Tourism operators are reporting an extraordinary surge in holiday-makers since the news of the border reopening.
Tourism operators are reporting an extraordinary surge in holiday-makers since the news of the border reopening.

1000 per cent increase: Border opening makes state number 1

QUEENSLAND'S easing border restrictions have sparked a tourism boom with an extraordinary surge in holiday bookings.

Data from travel giants Wotif shows a 70 per cent spike in demand for Queensland holidays since Premier Annastacia Palaszczuk on Tuesday made the call to reopen the borders to all states bar Victoria while industry insiders are also reporting sales surges of more than 60 per cent for some regions stretching all the way until September.

Cairns has also become the No. 1 search destination on the Qantas website, with Queensland the most popular state.

School holiday tourists have been turned away from booked out accommodation providers while ferry bookings for islands off the Queensland coast have also returned to levels not seen since the coronavirus crisis began in another positive sign for tourism operators left reeling by the lengthy shutdowns.

Wotif data also shows a huge surge in bookings from July 10 onwards with Hervey Bay one of several Queensland destinations recording a 1000-per cent increase in interest since Tuesday's announcement.

The Sunshine Coast, Stanthorpe and even Rockhampton also recorded massive spikes.

Wotif managing director Daniel Finch said the surge in Queensland bookings and inquiries - particularly for families, was a positive sign for an industry left reeling by border closures and COVID-19 restrictions.

"Queensland has always been one of Australia's strongest tourism destinations and we know there is a big job ahead to support the tourism industry, so it's fantastic to see families are making the most of the school holidays and enjoying a much-deserved break in their own backyard," he said.

Queensland Tourism Minister Kate Jones said the rush of holiday bookings was "a real shot in the arm" for the industry.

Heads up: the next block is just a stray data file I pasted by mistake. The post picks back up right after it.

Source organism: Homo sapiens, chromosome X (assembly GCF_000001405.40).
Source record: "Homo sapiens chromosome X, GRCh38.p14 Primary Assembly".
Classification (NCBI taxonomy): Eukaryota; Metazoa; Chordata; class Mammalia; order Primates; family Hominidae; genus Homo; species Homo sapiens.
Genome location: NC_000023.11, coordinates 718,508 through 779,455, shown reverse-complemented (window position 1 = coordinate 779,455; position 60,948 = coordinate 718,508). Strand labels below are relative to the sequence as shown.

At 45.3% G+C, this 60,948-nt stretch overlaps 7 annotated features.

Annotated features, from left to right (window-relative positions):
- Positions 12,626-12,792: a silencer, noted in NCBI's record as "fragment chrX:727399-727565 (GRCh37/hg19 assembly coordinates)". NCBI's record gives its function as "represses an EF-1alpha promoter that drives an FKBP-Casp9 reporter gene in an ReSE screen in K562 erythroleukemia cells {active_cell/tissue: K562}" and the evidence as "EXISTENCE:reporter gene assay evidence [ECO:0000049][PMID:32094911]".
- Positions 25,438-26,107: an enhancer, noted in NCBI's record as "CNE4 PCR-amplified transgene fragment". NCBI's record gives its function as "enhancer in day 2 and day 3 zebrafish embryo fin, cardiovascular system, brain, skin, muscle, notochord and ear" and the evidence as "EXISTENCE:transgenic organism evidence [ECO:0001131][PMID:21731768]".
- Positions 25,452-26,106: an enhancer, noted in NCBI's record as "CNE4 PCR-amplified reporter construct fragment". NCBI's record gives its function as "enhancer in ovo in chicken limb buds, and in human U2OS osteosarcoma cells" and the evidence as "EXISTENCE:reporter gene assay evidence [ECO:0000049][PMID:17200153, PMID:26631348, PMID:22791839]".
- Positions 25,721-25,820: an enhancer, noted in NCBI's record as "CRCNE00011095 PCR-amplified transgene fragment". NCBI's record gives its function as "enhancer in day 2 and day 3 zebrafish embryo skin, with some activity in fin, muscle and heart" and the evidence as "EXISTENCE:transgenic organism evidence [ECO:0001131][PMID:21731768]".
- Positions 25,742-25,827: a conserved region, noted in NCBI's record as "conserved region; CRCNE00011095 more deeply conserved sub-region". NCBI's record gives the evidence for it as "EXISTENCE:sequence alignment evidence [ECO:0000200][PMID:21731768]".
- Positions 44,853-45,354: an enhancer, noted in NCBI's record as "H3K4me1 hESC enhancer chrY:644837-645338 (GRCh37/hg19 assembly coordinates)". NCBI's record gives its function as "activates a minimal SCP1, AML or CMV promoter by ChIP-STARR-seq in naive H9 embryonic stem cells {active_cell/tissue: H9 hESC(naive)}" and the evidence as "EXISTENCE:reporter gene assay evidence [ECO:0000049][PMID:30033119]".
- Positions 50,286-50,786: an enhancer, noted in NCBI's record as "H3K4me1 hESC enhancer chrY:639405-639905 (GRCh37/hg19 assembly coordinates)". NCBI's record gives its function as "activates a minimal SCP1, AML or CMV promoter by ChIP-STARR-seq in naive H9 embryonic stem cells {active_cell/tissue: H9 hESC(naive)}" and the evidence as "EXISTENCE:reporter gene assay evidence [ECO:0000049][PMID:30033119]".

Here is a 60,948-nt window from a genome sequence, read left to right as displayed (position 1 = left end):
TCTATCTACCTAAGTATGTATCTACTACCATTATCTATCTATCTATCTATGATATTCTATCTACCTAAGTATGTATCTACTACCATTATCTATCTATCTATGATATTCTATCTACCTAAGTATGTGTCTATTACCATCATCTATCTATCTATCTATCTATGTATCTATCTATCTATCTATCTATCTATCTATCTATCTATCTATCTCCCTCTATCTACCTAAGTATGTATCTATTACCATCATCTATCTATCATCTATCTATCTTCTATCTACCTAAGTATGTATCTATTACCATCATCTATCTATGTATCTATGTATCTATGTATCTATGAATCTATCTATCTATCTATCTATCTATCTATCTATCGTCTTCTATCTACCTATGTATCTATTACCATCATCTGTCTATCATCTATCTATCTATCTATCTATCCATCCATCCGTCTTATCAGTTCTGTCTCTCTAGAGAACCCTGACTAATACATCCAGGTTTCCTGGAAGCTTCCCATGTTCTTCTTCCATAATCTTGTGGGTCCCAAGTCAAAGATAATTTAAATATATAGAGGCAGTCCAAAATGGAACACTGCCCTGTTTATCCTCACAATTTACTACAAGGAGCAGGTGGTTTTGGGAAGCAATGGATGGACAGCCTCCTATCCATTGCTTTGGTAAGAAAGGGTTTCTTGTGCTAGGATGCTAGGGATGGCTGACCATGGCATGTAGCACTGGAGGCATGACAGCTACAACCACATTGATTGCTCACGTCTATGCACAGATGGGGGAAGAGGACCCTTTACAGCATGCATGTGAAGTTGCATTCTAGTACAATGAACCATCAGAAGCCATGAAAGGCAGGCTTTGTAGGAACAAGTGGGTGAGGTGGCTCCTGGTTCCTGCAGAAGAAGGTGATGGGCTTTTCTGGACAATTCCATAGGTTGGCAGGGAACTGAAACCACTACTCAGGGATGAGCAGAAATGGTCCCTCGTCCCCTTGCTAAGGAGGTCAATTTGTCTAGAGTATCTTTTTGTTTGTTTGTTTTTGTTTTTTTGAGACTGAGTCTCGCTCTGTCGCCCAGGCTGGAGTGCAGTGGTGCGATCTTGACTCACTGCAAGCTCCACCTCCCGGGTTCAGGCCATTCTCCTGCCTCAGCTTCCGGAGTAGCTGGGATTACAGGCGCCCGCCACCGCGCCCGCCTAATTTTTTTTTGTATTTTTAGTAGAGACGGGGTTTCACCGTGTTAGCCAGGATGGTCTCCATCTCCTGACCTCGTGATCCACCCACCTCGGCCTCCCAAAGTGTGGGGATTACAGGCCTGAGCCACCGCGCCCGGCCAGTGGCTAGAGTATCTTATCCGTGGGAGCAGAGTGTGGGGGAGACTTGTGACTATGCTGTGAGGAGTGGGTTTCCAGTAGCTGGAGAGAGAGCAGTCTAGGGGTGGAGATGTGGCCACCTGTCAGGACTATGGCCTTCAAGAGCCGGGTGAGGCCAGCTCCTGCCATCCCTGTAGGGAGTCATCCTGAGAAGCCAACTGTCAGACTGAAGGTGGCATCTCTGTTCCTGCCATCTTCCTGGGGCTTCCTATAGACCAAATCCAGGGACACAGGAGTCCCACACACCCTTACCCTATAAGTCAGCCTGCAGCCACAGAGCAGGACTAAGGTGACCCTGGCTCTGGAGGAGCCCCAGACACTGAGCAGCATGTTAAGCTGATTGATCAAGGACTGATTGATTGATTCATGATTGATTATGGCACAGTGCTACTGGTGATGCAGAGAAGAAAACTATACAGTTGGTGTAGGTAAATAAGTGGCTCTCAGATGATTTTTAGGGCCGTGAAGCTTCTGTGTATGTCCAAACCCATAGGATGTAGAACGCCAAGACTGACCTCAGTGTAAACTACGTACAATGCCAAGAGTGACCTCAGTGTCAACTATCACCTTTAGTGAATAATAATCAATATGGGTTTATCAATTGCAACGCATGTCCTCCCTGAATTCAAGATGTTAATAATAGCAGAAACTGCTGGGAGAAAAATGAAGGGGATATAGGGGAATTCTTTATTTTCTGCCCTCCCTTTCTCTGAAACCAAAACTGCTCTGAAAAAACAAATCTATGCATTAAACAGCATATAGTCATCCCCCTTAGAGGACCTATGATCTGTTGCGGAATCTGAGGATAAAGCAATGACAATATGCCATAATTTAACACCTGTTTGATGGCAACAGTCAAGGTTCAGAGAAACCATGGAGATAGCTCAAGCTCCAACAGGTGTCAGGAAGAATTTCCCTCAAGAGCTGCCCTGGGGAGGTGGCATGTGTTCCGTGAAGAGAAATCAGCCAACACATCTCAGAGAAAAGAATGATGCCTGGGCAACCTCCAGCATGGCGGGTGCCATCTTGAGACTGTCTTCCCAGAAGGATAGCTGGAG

"We're seeing Aussies lining up to return to Queensland in droves," she said.

 

Tourists relax in the pristine waters of Lake McKenzie on Fraser Island. Picture: Alistair Brightman
Tourists relax in the pristine waters of Lake McKenzie on Fraser Island. Picture: Alistair Brightman

Clint Feuerherdt, CEO of SeaLink Travel Group, which services Fraser, Magnetic and North Stradbroke islands, launched booking platform brillianttravels.com.au last month to lure domestic travellers back to island destinations around Australia, and said tourism was vital for the recovery of the communities.

"For island communities that rely heavily on tourism it (the coronavirus pandemic) has been truly devastating," he said.

"We still have a long way to go and we hope Queenslanders keep visiting the amazing islands right here in this state.

"The July schools holiday bookings are looking reasonably strong and we just hope the momentum continues.

"Opening borders will be a huge help."

He also said easing restrictions on weddings would also be a major boost for island destinations popular for tying nuptials.

 

Tourism Queensland CEO Daniel Gschwind. Picture: Attila Csaszar
Tourism Queensland CEO Daniel Gschwind. Picture: Attila Csaszar

 

Queensland Tourism Industry Council CEO Daniel Gschwind said the early signs were positive towards a revival for operators.

"Queensland really has an opportunity now to come out of this situation and re-establish its reputation as Australia's home of domestic holidays," he said.

"There are so many different and diverse destinations and with international travel off the table, we are hoping to see a lot more people head to Queensland instead."

However, he said Queensland's tourism industry still had a long way to go in the recovery.

"It's not going to be easy," he said.

There are a lot of operators out there who rely largely on international tourism who are in a world of pain.

"We still have a lot of work to do because it's not as easy as it sounds to simply turn your focus from international to domestic tourists."

Hervey Bay has long been known as a whale watching Mecca, with the annual humpback migration now in full swing.

The surge in bookings and inquiries through Wotif coincided with sightings of Migaloo off the Australian coast as he headed north for his own winter vacation.

Fraser Coast Tourism and Events CEO Martin Simons said Hervey Bay was a more relaxed choice for a holiday than the bustling destinations of the southeast.

"There's no high-rise, we've got the calmest and safest beaches, there's a real feeling of nostalgia about the kind of holiday you had when you were a kid which is really part of the appeal.

The flat shallow beaches at Hervey Bay at perfect for kids. Picture: Lachie Millard
The flat shallow beaches at Hervey Bay at perfect for kids. Picture: Lachie Millard

Brisbane's Fletcher King is enjoying a Hervey Bay holiday with his family this weekend and said it was an attractive option close enough to Brisbane for a quick getaway.

"We've been here plenty of times before and we've always loved it," he said.

"There's peace and quiet, great nature experiences and great fishing."

His wife Renee said it was great to bring the kids back to the place she spent many holidays as a child.

Across the state, the huge spike in bookings has caught some holiday-makers off-guard with reports of travellers without reservations being turned away by packed hotels and resorts.

Originally published as 1000 per cent increase: Border opening makes Qld No.1


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